Keywords: information technology; productivity; organizational change
    JEL: D24 E22 L22 O33
    Date: 2009–06–01
  4. By: Joachim Wagner (Institute of Economics, University of Lüneburg)
    Abstract: This paper contributes to the empirical literature on the co-determination – firm performance nexus by using a new type of data that combines information on the co-determination status of enterprises from a commercial data base and supplementary information collected from the firms with comprehensive data on the firms from official statistics. The data allow for the first time a direct comparison of enterprises from the same size class with and without codetermination at the supervisory board level. It is shown that one-third codetermination at the supervisory board level in limited-liability companies from West German manufacturing industries seems to be neither positively nor negatively related to two core firm performance indicators, productivity and profitability.
    Keywords: One –third co-determination, firm performance, Germany
    JEL: J50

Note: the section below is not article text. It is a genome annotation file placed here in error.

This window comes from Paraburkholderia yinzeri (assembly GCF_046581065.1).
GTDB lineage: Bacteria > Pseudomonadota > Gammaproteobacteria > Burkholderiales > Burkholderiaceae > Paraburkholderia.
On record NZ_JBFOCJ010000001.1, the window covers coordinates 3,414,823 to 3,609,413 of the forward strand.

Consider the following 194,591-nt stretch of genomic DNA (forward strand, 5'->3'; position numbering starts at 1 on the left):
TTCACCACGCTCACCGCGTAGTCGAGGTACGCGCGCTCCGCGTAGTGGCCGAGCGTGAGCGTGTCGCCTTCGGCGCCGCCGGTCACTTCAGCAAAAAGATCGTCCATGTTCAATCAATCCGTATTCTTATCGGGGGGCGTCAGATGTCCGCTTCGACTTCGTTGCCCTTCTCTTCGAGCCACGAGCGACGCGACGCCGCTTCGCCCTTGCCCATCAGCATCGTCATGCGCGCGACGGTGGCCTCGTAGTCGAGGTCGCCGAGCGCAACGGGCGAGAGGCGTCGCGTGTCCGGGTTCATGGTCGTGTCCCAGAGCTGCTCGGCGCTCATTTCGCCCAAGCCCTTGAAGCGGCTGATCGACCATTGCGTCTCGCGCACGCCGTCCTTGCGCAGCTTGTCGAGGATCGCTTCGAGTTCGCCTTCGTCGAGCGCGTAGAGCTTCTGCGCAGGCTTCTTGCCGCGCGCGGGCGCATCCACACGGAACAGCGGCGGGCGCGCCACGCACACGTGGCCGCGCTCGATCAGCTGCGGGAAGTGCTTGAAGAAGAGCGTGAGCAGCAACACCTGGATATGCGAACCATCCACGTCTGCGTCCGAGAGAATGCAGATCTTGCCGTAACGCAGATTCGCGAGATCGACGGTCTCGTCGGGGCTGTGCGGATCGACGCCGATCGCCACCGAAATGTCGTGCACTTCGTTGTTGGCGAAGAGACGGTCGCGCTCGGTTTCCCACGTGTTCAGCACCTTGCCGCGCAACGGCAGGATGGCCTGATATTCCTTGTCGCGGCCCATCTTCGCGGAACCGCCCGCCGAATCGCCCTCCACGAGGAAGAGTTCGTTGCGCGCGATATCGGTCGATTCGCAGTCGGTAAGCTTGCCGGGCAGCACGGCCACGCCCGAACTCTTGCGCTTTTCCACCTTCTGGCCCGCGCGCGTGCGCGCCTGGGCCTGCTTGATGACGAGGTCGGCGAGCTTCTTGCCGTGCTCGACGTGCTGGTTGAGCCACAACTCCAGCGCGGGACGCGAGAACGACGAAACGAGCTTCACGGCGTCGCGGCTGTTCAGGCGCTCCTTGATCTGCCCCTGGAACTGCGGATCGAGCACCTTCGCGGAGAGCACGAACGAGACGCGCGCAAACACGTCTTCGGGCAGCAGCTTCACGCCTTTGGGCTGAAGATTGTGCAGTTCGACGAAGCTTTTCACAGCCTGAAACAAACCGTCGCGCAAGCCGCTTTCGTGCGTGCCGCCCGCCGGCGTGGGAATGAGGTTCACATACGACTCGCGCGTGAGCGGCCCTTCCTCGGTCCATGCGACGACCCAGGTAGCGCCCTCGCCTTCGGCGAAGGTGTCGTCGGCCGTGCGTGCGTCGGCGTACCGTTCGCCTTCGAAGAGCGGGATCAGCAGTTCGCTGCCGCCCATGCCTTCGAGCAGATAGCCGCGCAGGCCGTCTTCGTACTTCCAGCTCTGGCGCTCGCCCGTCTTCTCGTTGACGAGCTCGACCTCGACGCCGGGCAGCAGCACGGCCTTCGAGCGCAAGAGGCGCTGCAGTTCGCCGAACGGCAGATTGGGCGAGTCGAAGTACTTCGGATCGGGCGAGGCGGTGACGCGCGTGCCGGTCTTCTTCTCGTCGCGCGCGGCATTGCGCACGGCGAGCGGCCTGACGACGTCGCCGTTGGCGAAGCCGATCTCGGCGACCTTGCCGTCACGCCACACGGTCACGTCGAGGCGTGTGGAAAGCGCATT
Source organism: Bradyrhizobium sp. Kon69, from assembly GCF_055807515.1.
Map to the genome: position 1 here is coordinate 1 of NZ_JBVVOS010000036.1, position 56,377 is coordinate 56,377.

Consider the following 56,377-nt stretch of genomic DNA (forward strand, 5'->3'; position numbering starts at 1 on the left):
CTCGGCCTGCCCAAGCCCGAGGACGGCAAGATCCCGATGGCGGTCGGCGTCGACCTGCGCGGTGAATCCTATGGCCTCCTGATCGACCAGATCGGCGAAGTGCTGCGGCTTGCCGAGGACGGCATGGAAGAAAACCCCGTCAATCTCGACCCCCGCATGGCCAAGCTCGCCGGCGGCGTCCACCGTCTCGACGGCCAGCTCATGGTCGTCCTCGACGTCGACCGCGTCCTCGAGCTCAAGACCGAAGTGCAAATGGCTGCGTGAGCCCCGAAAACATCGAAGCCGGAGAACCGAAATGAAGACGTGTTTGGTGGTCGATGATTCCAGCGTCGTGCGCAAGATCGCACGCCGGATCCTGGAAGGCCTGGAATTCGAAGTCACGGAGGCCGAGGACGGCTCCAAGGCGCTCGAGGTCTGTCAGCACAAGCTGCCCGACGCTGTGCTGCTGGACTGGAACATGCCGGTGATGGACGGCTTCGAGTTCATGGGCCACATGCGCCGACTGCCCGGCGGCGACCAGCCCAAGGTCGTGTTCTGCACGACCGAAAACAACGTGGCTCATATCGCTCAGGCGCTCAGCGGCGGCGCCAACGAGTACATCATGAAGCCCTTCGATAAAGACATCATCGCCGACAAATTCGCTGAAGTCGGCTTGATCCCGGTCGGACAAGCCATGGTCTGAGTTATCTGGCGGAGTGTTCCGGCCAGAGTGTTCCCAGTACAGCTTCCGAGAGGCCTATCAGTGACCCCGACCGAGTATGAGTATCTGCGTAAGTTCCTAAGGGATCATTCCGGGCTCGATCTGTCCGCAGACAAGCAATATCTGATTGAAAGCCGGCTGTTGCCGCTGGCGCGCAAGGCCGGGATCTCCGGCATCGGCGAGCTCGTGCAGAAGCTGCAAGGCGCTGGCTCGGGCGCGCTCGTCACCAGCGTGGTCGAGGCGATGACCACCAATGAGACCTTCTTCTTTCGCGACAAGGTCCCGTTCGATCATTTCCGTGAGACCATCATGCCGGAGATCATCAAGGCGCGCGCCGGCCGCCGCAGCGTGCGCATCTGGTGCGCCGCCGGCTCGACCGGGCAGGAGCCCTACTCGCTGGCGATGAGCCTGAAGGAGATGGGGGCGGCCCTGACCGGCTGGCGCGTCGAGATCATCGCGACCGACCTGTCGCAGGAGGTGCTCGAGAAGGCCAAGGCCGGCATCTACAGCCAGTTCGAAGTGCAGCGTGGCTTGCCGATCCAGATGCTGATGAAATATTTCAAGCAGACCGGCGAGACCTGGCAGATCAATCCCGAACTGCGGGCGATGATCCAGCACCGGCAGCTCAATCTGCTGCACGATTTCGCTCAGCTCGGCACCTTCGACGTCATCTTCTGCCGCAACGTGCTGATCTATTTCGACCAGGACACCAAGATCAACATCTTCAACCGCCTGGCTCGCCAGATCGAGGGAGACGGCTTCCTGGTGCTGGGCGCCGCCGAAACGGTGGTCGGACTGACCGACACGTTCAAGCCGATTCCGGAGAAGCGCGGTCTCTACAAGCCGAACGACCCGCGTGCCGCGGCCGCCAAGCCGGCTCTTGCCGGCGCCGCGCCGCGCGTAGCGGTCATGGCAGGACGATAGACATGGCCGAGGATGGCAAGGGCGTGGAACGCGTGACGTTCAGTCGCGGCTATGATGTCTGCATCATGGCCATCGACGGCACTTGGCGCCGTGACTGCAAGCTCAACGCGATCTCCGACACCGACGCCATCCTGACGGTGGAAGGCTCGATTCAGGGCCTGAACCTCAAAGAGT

Date: 2009–08
  5. By: William R. Kerr (Harvard Business School, Entrepreneurial Management Unit); Ramana Nanda (Harvard Business School, Entrepreneurial Management Unit)
    Abstract: Abstract is not available at this time
    Date: 2009–08
  6. By: Verena Eckl; Dirk Engel
    Abstract: This article contributes to the debate on the systemic effects of technology policy by investigating knowledge spillovers of pre-competitive publicly funded Industrial Collective Research (ICR) in Germany. The ICR aims to compensate for obstacles faced by SME in carrying out research and development (R&D). Using data from 911 firms surveyed in 2006, the results show that non-participants use ICR results to a significant extent. However, almost all users in the group of non-participants are engaged in other publicly funded or non-publicly funded collaborative research projects with research institutes affiliated to ICR.
    Keywords: Technology policy Evaluation, publicR&Dsubsidies, pre-competitive research, spillovers
    JEL: O38 H59 D21 C25
    Date: 2009–07
  7. By: Laura Abramovsky (Institute for Fiscal Studies); Rachel Griffith (Institute for Fiscal Studies and University College London)
    Abstract: <p><p>Stronger productivity growth in the US than the EU over the late 1990s is widely attributed to faster, more widespread adoption of information and communication technology (ICT). The literature has emphasised complementarities in production between ICT and internal restructuring as an important mechanism. We investigate the idea that increased use of ICT has facilitated outsourcing of business services, and that these are complementary activities in production because they allow firms to focus on their core competencies. This is consistent with evidence from the business literature and aggregate trends, and we show evidence from microdata that is consistent with this idea. </p></p>